When Alice and Jay give him their trust, he in turn gives them the domination they need from him. Neither of them have a kink for substantial humiliation or degradation, which is why you’ll never see Henry ordering them to lick the floor clean or hear him calling them whores or sluts. He studies his submissives carefully; he keeps track of their reactions to various games. He enjoys using his control to deliver an experience of overwhelming pleasure.

Henry is a gentleman because of his upbringing, and he’s a dominant because he prefers to be the chessmaster in his personal relationships. Neither precludes him from being a tender teacher for his subs, especially when their exhausted satisfaction is what he most wishes to see.

I agree! An alpha male can and should also be thoughtful and caring – those traits only enhance his appeal. For me, the best romances are those that incorporate plenty of emotional and psychological intimacy into the hot and steamy scenes. You don’t hold back on the sex scenes, but they are so beautiful and reveal so much about the characters and their motivations. How important is the sex-psychology interplay for you and does it come naturally (or do you have to work hard for it, pun probably intended)?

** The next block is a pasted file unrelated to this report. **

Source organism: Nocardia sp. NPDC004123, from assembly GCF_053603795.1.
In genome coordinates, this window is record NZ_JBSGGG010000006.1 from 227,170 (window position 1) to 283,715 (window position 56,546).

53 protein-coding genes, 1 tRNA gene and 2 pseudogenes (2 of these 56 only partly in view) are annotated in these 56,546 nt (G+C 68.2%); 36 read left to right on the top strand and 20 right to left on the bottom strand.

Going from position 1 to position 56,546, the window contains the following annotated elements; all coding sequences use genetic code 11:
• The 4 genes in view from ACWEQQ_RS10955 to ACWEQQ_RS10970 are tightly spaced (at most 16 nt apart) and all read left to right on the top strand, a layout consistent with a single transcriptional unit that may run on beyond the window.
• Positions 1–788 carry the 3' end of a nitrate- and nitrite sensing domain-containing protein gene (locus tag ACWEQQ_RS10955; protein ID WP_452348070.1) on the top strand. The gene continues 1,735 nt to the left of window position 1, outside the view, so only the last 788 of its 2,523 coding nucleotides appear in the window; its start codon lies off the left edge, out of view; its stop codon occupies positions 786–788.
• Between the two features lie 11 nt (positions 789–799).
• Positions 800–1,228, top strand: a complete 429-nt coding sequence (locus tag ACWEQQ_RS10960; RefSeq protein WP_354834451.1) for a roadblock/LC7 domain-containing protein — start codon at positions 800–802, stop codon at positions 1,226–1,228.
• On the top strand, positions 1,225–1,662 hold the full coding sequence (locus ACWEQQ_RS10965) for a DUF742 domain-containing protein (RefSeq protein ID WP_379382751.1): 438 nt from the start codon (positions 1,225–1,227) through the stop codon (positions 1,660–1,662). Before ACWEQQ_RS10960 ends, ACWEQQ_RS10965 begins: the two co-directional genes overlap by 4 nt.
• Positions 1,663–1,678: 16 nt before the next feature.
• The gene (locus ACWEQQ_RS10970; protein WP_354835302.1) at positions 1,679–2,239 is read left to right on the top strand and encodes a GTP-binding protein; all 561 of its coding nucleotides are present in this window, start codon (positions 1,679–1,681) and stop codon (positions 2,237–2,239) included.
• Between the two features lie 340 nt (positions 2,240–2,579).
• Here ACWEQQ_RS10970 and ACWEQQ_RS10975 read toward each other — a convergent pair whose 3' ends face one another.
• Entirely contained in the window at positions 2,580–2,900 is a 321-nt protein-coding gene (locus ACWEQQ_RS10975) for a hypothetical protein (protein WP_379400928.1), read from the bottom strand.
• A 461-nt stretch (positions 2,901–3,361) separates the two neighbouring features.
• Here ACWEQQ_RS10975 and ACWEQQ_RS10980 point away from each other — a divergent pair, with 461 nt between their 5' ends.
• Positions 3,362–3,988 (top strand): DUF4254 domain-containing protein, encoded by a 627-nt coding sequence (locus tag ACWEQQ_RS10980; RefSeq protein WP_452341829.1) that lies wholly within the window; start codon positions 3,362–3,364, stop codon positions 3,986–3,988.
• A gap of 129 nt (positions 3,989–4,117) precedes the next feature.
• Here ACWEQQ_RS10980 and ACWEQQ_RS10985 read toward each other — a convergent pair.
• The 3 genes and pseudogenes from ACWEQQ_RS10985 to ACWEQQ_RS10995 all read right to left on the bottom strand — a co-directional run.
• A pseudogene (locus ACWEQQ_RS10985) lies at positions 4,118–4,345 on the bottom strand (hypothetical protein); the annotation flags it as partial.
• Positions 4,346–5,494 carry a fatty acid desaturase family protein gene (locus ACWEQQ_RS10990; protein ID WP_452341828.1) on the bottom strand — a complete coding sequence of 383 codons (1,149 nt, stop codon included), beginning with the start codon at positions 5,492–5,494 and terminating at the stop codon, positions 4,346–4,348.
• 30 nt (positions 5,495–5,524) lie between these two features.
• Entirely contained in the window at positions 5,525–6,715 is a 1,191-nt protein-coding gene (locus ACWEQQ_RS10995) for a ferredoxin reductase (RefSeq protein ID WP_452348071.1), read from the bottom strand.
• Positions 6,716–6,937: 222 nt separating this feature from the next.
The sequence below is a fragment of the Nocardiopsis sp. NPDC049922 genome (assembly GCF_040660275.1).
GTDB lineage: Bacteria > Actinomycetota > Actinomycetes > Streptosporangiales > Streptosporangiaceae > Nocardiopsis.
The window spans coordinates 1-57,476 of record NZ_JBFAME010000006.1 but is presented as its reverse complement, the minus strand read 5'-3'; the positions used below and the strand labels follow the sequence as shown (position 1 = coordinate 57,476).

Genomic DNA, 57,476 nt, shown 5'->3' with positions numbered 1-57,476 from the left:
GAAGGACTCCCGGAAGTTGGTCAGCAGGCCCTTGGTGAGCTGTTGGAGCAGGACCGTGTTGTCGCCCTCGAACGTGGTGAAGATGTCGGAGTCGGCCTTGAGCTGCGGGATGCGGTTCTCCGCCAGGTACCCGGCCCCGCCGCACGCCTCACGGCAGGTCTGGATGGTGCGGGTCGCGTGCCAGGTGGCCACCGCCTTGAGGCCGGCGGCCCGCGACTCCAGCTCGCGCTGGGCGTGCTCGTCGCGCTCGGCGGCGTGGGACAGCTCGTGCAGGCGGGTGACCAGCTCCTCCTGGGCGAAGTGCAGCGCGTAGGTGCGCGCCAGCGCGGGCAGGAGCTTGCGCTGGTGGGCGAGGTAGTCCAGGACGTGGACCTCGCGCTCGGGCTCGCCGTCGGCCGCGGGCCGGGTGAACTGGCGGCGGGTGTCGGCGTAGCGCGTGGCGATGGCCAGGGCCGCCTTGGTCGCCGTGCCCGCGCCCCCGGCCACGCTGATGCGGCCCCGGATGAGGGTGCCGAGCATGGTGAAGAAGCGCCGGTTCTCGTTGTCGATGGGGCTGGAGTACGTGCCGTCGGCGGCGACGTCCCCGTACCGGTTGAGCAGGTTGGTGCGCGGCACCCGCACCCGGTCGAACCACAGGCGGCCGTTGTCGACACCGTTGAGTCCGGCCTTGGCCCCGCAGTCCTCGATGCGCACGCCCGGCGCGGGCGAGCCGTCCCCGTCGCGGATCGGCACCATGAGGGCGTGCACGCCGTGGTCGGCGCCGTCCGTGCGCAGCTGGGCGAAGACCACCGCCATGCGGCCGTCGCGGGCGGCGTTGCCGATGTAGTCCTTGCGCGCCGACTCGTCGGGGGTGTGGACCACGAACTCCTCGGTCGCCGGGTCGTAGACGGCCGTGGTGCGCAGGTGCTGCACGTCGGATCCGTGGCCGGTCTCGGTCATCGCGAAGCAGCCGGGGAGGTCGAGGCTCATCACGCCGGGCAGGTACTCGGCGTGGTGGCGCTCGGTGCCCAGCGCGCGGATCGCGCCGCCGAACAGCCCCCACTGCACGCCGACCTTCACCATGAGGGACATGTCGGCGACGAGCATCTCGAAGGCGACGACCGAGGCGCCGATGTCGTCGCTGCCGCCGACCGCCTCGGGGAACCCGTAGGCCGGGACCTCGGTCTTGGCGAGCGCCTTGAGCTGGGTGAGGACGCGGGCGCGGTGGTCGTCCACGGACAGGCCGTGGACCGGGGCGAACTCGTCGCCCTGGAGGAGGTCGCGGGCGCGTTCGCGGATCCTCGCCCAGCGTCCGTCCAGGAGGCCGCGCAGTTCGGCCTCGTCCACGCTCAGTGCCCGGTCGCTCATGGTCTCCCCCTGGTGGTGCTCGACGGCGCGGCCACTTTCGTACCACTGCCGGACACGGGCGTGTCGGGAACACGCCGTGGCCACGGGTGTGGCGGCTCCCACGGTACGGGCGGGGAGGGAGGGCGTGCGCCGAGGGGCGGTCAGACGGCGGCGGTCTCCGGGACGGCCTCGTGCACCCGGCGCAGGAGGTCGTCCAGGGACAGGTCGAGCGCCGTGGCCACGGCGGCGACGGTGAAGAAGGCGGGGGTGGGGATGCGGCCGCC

LOL! It comes first, actually. A sex scene that is only about putting Tab A into Slot B is more boredom than titillation for me. If it doesn’t engage my mind, I skim. So when I write, the sex is a vehicle for those emotional and psychological intimacies that the characters can’t always express in other ways.

It helps that Alice is highly analytical and that Henry’s very talkative. She’s always trying to make sense of her experience, and he’s always trying to coax revelations out of her. Bring the two of them together, and the sexual tension becomes a dance of cognition and recognition. If the sex scenes excite readers on intellectual and emotional levels beyond the physical, then I’ve done justice to the characters.

Any hints of what’s to come in Book 2?

Hints, eh? How’s this: the evolution of their arrangement, confusion over where the lines should be, tension as the emotional strings tighten, a deeper understanding of Jay’s fears, and confessions that change the game.

Sound fun? 🙂

Yes, sounds fun indeed and I cannot wait to read it! How do you balance life and writing (yes, I’m always looking for advice on that!)?

Oh, I’m terrible at giving that sort of advice – you’ve caught me. When I’m writing, I ignore just about everything else around me. The laundry piles up, my husband scrounges for his own dinner, and friends who text with invites get “Can’t. Writing.” as a reply. The characters completely take over my head. I scribble notes during lunch breaks at work and on the back of my grocery list while I’m standing in the checkout line at the store. When the characters are done with me, I take a deep breath and set the house to rights until it’s time for another round in the ring.

 Desert island – three must-have books?